Confessions of a Hospital Administrator

There is a reason nurses are the most respected profession in America. A former hospital CEO offers advice on how to help take care of patients by serving nurses. This advice includes: 1- Get Out of Your Office: 2- If You Want to Solve a Problem in a Hospital, Ask the Nurses; 3 - Protect Your Nurses; 4 - Remember, What Happens in a Hospital is Not About You. Nurses Announcements Archive Article

Gallup announced the results of its annual "Honesty & Ethics in Profession" recently. I was so pleased to see nurses ranked number one in the survey because they certainly deserve the honor. With the exception of grade school teachers, who ranked third, nurses are the embodiment of what it means to have a calling of dedication, grace and love.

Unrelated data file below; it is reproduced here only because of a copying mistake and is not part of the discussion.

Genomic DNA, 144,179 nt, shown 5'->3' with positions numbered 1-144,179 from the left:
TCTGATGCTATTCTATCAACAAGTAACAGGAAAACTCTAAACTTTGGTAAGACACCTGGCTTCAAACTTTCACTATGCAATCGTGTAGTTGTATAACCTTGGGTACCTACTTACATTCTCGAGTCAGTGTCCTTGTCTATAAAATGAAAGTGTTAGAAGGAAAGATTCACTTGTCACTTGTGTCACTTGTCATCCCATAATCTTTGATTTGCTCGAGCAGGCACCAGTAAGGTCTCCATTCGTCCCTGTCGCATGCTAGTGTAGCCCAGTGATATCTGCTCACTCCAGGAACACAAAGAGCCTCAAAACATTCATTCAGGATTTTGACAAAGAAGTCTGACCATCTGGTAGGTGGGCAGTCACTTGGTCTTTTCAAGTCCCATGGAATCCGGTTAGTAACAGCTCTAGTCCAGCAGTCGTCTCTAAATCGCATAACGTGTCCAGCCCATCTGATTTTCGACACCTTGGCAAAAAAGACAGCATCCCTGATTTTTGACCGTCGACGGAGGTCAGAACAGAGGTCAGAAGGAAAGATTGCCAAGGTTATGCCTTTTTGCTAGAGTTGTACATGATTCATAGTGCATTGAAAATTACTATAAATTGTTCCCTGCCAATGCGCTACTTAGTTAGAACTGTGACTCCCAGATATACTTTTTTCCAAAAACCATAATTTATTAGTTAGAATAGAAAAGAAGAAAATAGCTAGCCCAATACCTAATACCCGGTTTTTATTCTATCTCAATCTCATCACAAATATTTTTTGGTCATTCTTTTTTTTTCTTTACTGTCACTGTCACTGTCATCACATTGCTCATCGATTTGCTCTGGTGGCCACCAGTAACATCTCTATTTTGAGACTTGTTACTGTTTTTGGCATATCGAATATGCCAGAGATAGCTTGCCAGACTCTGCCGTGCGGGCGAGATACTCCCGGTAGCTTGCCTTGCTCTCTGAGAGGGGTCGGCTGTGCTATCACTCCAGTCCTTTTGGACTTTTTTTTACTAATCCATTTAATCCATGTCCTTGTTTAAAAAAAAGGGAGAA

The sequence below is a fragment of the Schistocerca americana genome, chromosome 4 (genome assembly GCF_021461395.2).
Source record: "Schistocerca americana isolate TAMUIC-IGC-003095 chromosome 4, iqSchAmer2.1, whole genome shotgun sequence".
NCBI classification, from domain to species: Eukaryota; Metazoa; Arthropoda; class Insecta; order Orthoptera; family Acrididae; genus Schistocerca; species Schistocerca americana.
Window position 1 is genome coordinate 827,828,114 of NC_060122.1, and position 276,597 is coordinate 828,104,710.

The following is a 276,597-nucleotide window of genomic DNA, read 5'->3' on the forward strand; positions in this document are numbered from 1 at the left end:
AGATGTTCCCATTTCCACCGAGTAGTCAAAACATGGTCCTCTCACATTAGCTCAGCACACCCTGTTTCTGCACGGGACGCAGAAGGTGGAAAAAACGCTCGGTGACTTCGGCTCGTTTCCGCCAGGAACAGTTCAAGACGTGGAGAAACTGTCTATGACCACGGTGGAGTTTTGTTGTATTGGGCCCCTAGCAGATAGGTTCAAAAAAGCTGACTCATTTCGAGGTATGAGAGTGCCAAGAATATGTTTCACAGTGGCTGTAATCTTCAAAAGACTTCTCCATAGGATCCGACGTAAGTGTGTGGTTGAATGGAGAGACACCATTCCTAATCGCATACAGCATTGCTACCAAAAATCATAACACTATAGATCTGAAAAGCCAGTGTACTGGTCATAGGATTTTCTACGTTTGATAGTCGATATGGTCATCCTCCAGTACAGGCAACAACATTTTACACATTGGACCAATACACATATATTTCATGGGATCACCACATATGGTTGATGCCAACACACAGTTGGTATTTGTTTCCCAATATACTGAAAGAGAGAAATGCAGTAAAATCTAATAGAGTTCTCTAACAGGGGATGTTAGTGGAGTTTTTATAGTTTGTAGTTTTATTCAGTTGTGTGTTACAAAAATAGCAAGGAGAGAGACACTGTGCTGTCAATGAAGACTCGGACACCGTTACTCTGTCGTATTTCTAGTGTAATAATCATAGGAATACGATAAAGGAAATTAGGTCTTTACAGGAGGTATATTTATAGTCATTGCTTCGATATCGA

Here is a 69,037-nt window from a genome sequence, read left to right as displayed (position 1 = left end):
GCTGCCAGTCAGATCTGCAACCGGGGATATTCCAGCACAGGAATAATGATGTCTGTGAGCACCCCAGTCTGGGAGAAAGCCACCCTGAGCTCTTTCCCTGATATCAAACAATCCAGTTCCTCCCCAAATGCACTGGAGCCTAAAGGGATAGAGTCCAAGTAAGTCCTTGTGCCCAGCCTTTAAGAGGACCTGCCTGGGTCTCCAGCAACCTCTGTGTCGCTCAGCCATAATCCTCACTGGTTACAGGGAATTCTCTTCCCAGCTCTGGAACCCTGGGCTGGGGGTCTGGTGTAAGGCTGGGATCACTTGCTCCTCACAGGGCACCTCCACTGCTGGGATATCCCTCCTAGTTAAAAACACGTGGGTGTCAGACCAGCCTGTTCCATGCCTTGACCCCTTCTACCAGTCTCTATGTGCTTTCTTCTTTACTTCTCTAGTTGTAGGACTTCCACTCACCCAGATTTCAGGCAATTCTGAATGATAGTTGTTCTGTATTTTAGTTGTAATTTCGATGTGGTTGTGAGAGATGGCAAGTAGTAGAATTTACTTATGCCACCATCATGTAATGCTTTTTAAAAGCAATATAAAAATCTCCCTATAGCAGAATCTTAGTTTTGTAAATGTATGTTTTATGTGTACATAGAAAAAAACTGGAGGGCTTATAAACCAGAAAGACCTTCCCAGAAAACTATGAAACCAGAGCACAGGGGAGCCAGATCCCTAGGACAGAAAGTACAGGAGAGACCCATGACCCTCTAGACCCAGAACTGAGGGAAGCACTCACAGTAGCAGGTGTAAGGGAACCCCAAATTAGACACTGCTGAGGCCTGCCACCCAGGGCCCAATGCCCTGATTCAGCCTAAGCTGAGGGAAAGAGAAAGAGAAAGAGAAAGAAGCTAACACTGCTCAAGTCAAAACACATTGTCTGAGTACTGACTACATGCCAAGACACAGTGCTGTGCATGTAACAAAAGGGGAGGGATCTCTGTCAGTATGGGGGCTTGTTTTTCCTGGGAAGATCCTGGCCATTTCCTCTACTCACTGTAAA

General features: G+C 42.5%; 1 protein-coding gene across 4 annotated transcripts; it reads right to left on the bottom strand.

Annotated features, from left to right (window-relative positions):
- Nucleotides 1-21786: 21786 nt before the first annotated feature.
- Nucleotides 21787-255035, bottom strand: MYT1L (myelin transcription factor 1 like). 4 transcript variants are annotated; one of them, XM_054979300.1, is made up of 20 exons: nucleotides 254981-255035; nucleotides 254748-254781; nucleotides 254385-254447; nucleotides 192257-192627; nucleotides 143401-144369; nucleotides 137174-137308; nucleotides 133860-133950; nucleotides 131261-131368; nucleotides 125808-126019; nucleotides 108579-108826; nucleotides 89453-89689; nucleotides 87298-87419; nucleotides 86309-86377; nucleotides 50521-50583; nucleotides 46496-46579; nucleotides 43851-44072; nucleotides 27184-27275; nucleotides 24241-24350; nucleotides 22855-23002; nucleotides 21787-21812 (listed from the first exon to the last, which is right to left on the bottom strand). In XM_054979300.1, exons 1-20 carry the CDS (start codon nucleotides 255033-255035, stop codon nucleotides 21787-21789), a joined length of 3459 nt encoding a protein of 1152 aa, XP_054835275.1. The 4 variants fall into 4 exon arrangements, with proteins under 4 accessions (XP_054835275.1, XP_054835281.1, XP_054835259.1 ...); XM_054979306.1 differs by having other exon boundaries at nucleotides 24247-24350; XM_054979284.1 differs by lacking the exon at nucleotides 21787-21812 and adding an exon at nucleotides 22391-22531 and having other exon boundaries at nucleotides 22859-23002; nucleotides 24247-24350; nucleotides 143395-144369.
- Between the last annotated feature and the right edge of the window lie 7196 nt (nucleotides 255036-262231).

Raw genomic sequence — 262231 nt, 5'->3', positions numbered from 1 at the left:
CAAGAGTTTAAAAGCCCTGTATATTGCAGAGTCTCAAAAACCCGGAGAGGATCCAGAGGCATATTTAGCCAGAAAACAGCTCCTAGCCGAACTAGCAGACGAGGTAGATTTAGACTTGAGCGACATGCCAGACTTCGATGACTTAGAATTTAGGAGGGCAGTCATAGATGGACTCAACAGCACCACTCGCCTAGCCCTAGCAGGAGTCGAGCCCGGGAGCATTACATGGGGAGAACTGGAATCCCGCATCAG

I worked in hospitals most of my career with much success (and a few times when I was not successful, but that's a story for another day). I started as a manager for what is called an "ancillary service", or nonclinical service. These include such areas as housekeeping, food services, engineering, IT and accounting. My specialty was public relations and marketing. I finished my career in hospitals 28 years later as a CEO responsible for an approximately $80 million in net revenue and payroll for up to 700 employees, mostly nurses. I even won a few awards, including being named nationally, with my executive team, as "Top Leadership Team in Healthcare for Mid-Sized Hospitals" by HealthLeaders magazine in 2009. I was compensated well, on average about four times that of the average nurse's salary. Something I learned, as my career progressed, however, was that even with recognition and high compensation there were days I was barely worthy to serve nurses. The truth is I neither had the brains nor the courage to be a nurse. But I finally did figure out how I could serve as a useful hospital administrator to nurses as they went about the sacred task of laying hands on patients every day. Serving nurses is also a good way for an administrator to run a successful hospital. Every metric on which hospitals are evaluated - from quality outcomes to safety to patient satisfaction to staffing efficiency to medical staff confidence - is dependent upon having a staff of nurses who feel valued on the job. It's also the right way to be in charge of a hospital. Here are four things a hospital CEO can do serve nurses and manage a hospital well.